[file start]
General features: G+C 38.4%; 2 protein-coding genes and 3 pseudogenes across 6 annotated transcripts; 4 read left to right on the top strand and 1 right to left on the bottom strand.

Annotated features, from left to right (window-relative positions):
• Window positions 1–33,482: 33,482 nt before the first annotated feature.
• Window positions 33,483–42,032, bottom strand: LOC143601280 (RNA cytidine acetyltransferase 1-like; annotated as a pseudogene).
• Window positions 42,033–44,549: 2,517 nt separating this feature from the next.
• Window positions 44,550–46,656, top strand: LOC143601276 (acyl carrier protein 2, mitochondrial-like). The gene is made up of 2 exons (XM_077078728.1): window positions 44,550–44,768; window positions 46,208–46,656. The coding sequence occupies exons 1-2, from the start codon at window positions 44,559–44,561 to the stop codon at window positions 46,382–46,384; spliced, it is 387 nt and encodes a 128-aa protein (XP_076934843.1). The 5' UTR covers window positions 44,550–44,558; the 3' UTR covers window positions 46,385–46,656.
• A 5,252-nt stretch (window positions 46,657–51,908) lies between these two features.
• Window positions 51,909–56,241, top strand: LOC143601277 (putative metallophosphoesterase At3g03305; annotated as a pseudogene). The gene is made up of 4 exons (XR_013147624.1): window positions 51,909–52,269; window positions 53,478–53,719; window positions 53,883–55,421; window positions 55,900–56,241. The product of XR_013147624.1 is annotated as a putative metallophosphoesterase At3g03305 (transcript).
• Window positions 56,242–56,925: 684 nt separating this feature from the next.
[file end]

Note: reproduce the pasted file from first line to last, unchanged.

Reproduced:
General features: G+C 38.4%; 2 protein-coding genes and 3 pseudogenes across 6 annotated transcripts; 4 read left to right on the top strand and 1 right to left on the bottom strand.

Annotated features, from left to right (window-relative positions):
• Window positions 1–33,482: 33,482 nt before the first annotated feature.
• Window positions 33,483–42,032, bottom strand: LOC143601280 (RNA cytidine acetyltransferase 1-like; annotated as a pseudogene).
• Window positions 42,033–44,549: 2,517 nt separating this feature from the next.
• Window positions 44,550–46,656, top strand: LOC143601276 (acyl carrier protein 2, mitochondrial-like). The gene is made up of 2 exons (XM_077078728.1): window positions 44,550–44,768; window positions 46,208–46,656. The coding sequence occupies exons 1-2, from the start codon at window positions 44,559–44,561 to the stop codon at window positions 46,382–46,384; spliced, it is 387 nt and encodes a 128-aa protein (XP_076934843.1). The 5' UTR covers window positions 44,550–44,558; the 3' UTR covers window positions 46,385–46,656.
• A 5,252-nt stretch (window positions 46,657–51,908) lies between these two features.
• Window positions 51,909–56,241, top strand: LOC143601277 (putative metallophosphoesterase At3g03305; annotated as a pseudogene). The gene is made up of 4 exons (XR_013147624.1): window positions 51,909–52,269; window positions 53,478–53,719; window positions 53,883–55,421; window positions 55,900–56,241. The product of XR_013147624.1 is annotated as a putative metallophosphoesterase At3g03305 (transcript).
• Window positions 56,242–56,925: 684 nt separating this feature from the next.